A Chinese state-owned newspaper has accused pro-democracy groups in Hong Kong of trying to subvert the city's government. The editorial comes as Hong Kong's administration faces a political crisis in the wake of mass rallies against security legislation and the territory's leader.
An editorial in Monday's edition of the China Daily accused organizers of a pro-democracy protest of trying to undermine Hong Kong's government.
It is the harshest, most direct comment yet to come from China about a series of major protests in Hong Kong against planned security laws.
The state-owned newspaper says pro-democracy lawmakers are taking advantage of the weak economy and the financial hardship of many residents to rally support for their ambitions to "take over power in Hong Kong."
Albert Ho, vice-chairman of Hong Kong's Democratic Party, said he is not surprised by the editorial. He said while his party does not intend to undermine the local or central government, the democrats have faced similar labeling for years.
"Since 1989, when many of us had actively participated in the massive demonstration in Hong Kong in support of the Tiananmen Square democracy movement, and then June 4, there has been a complete breakdown of the official ties and communication between members of the pro-democracy camp in Hong Kong and the mainland government," Mr. Ho said.
The protests began July 1, when a half-million residents marched to show their anger over planned laws banning subversion, sedition and treason. Critics have said the legislation is too vague, and could end Hong Kong's freedoms of religion and expression.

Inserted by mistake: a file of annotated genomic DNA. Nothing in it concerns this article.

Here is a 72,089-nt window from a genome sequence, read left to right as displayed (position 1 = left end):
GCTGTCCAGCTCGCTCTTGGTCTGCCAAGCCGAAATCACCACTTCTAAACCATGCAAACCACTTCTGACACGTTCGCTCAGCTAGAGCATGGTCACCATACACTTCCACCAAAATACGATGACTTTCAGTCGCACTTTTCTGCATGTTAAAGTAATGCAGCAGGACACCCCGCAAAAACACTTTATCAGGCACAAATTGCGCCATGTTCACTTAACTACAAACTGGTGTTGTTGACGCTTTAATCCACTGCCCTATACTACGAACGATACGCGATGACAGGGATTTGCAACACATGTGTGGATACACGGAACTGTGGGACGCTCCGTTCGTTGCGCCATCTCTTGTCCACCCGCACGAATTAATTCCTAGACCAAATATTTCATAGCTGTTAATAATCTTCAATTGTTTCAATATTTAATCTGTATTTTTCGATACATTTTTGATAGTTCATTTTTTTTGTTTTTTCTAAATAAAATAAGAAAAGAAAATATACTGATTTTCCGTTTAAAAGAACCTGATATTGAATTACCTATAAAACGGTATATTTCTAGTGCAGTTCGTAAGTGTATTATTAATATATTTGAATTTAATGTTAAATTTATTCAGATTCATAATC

Monday's editorial used language many Hong Kong residents fear could be used to outlaw groups the mainland government considers dangerous.
Although the territory's government put the planned laws on hold after July 1, there have been two more protests of tens of thousands of people calling for greater democracy and a change in leadership. The most recent was on Sunday.
Beijing, which fears Hong Kong could be used as a base for dissidents trying to subvert the mainland, said the laws are necessary for national security.
Democrat Albert Ho says the editorial does not necessarily reflect the views of the central government.
He said mainland officials have sought his views during unofficial meetings. He said that recently Chinese officials came to him to discuss public opinion.
Hong Kong's government responded to Sunday's pro-democracy rally with a statement that it plans to begin gathering opinions on moving toward universal suffrage for the city's chief executive and its legislature. Now, the chief executive is chosen by an elite group of 800 mainland appointees, and half of the legislature is directly elected.
Hong Kong returned to Chinese sovereignty in 1997 after 150 years of British rule. It retains a British-style judiciary and freedoms not enjoyed in mainland China.